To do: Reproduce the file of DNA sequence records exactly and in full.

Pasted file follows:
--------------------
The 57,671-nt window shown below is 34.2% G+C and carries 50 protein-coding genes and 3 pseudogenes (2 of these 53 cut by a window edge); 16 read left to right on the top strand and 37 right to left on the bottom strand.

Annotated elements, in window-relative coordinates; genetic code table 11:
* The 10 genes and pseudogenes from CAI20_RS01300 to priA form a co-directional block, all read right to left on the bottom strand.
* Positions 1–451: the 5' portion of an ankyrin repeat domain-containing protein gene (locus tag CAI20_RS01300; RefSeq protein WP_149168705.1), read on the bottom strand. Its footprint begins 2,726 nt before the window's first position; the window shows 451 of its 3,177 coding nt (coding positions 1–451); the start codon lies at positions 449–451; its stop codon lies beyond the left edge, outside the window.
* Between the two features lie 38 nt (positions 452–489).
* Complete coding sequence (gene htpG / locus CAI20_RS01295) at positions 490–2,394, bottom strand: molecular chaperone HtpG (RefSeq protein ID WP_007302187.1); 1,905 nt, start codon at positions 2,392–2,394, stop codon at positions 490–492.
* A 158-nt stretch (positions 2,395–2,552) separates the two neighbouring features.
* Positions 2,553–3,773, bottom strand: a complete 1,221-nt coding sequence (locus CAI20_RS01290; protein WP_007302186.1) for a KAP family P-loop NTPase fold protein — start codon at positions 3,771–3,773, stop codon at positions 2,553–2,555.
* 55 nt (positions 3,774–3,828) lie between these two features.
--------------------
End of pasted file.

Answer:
The 57,671-nt window shown below is 34.2% G+C and carries 50 protein-coding genes and 3 pseudogenes (2 of these 53 cut by a window edge); 16 read left to right on the top strand and 37 right to left on the bottom strand.

Annotated elements, in window-relative coordinates; genetic code table 11:
* The 10 genes and pseudogenes from CAI20_RS01300 to priA form a co-directional block, all read right to left on the bottom strand.
* Positions 1–451: the 5' portion of an ankyrin repeat domain-containing protein gene (locus tag CAI20_RS01300; RefSeq protein WP_149168705.1), read on the bottom strand. Its footprint begins 2,726 nt before the window's first position; the window shows 451 of its 3,177 coding nt (coding positions 1–451); the start codon lies at positions 449–451; its stop codon lies beyond the left edge, outside the window.
* Between the two features lie 38 nt (positions 452–489).
* Complete coding sequence (gene htpG / locus CAI20_RS01295) at positions 490–2,394, bottom strand: molecular chaperone HtpG (RefSeq protein ID WP_007302187.1); 1,905 nt, start codon at positions 2,392–2,394, stop codon at positions 490–492.
* A 158-nt stretch (positions 2,395–2,552) separates the two neighbouring features.
* Positions 2,553–3,773, bottom strand: a complete 1,221-nt coding sequence (locus CAI20_RS01290; protein WP_007302186.1) for a KAP family P-loop NTPase fold protein — start codon at positions 3,771–3,773, stop codon at positions 2,553–2,555.
* 55 nt (positions 3,774–3,828) lie between these two features.